George Whitman

Edition Review

  • George Whitman, Tucker (2017)

  • Etching with chine collé, image 26 x 32 inches, sheet 32 x 37 1/2 inches. Edition of 30. Printed and published by James Stroud at Center Street Studio, Milton, MA. $1,800.

George Whitman, Tucker (2017).

In his portrait of Tucker, the 250-pound pet pig of friends, George Whitman offers a somewhat unlovely specimen, even by the most generous estimate. The hog’s back legs appear to have buckled under the weight of his vast body (meticulously covered in individually etched hairs) as he poses lumpenly in a stylized woodland landscape. A tiny eye (the only one visible from this angle) is all but subsumed in the rolls of fat that describe his face, which is further ornamented by unruly tufts of whiskers growing from his snout and chin. His ungainly animal bulk is at once evocative of Dürer’s Rhinoceros and Garth Williams’s illustration of Uncle, the large hirsute pig that features as a minor character in E.B. White’s Charlotte’s Web.1 But printer/publisher James Stroud reports that the real Tucker (who can be seen online2 is smart, congenial and housetrained.3 This is fortunate as he was acquired by a Virginia family as a five-pound KuneKune piglet for a child allergic to cats and dogs, and currently lives in their home, sharing a room with one of their boys. Indeed, in Whitman’s depiction the creature’s world-weary glance has a roguish charm, the tusk at the side of his mouth disconcertingly suggestive of the dangling cigarette of a 1950s saloon sophisticate.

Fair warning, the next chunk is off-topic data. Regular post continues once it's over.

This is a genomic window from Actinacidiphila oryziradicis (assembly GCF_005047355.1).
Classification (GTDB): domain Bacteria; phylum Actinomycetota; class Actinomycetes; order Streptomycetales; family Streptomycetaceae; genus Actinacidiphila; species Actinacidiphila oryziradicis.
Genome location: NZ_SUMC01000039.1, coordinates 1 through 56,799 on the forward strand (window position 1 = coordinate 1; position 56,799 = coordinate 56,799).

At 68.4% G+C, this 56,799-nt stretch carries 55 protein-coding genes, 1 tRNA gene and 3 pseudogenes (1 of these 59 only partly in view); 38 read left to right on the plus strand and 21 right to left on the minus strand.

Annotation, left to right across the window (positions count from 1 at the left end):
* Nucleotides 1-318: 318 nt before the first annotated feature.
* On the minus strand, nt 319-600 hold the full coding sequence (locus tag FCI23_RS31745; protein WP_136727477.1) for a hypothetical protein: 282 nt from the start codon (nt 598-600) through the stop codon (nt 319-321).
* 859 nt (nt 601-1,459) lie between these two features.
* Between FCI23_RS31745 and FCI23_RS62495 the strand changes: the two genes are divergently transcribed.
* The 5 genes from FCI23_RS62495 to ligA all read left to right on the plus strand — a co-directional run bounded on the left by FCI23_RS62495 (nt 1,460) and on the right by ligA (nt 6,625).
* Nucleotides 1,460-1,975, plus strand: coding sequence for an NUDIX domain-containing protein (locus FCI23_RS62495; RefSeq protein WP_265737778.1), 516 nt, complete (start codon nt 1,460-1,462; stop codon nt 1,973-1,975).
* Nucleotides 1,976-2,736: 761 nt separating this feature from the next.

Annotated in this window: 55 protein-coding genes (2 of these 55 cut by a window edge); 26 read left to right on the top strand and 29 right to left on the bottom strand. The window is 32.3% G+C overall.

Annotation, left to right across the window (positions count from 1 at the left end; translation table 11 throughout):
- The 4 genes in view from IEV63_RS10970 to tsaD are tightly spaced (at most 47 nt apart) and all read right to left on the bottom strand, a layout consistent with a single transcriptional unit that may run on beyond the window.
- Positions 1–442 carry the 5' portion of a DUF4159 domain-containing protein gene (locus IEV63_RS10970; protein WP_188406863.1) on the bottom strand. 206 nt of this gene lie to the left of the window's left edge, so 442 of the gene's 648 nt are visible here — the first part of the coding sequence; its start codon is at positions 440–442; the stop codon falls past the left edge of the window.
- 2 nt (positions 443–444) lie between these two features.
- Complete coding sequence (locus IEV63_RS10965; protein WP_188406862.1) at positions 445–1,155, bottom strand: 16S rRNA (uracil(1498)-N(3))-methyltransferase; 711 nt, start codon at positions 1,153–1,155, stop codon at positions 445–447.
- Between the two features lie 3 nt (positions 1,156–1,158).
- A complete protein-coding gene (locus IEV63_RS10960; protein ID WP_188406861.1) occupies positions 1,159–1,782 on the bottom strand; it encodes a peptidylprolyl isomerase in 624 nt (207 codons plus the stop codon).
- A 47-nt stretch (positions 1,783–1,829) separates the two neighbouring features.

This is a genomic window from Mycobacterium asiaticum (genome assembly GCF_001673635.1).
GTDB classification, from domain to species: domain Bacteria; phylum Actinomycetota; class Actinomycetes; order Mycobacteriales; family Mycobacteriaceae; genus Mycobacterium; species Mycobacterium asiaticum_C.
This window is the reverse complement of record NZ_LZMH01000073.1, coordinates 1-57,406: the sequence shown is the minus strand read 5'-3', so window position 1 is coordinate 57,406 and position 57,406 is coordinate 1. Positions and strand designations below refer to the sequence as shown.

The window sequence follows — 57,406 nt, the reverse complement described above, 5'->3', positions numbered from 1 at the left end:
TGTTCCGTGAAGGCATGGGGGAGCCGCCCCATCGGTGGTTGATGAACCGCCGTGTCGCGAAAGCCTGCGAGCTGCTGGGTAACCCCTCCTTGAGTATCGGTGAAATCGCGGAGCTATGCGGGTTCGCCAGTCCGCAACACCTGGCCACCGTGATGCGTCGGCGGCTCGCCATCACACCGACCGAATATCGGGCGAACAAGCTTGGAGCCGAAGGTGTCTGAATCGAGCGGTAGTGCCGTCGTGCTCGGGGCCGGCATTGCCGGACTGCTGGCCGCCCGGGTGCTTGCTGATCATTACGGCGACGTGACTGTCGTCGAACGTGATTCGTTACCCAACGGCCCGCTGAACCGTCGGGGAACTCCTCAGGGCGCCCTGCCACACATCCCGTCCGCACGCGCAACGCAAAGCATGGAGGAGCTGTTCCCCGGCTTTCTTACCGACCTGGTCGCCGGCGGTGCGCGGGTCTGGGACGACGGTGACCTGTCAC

Whitman had been teaching drawing at Virginia Commonwealth University and the University of Richmond for decades when Stroud sent him some printing plates to work on in 1998. The work they began that year resulted in the etching portfolio Untitled (2005)—ten large anthropomorphic portrait heads of animals, among them a boar, a rooster and a crocodile. Three individual but related etchings made at Stroud’s Center Street Studio in 2013 and 2014—Untitled (Landscape I, II, III)—show encounters between animals and birds in densely described foliate landscapes, where fantastic and natural elements are fused somewhat in the manner of 19th-century French printmaker Rodolphe Bresdin. Whitman began work on the Tucker portrait immediately after completing Landscape III but situated him in gentler terrain. The friendly monster rests on flower-strewn ground in the company of a butterfly and a vixen and her cubs who are living in the roots of a gnarled tree trunk. The artist knows Tucker personally, of course, and has clearly attempted to convey here both his impressive form and something of his compelling personality.

Due to pig-permit problems in their old home in Chesterfield County, Tucker’s owners relocated a few years ago to a more welcoming community in Powhatan County; Tucker continues the charity appearances for which he had already become known and is now quite a local celebrity. He has his own Facebook page and a children’s book about his escapades (and his collection of hats) is planned. But the question of what his owners expected when they purchased a pig as a hypoallergenic house pet remains open: “Not sure why they did not anticipate his growing into a 250lb hog,” deadpans Stroud.

Stroud has sent four new plates to Whitman. “He never tells me the subject in advance. They just show up months later. It is always a pleasant surprise to open the crate. Tucker was a particularly interesting unveiling.”4

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  3. E-mail message to the author, 14 November 2017. []
  4. Ibid. []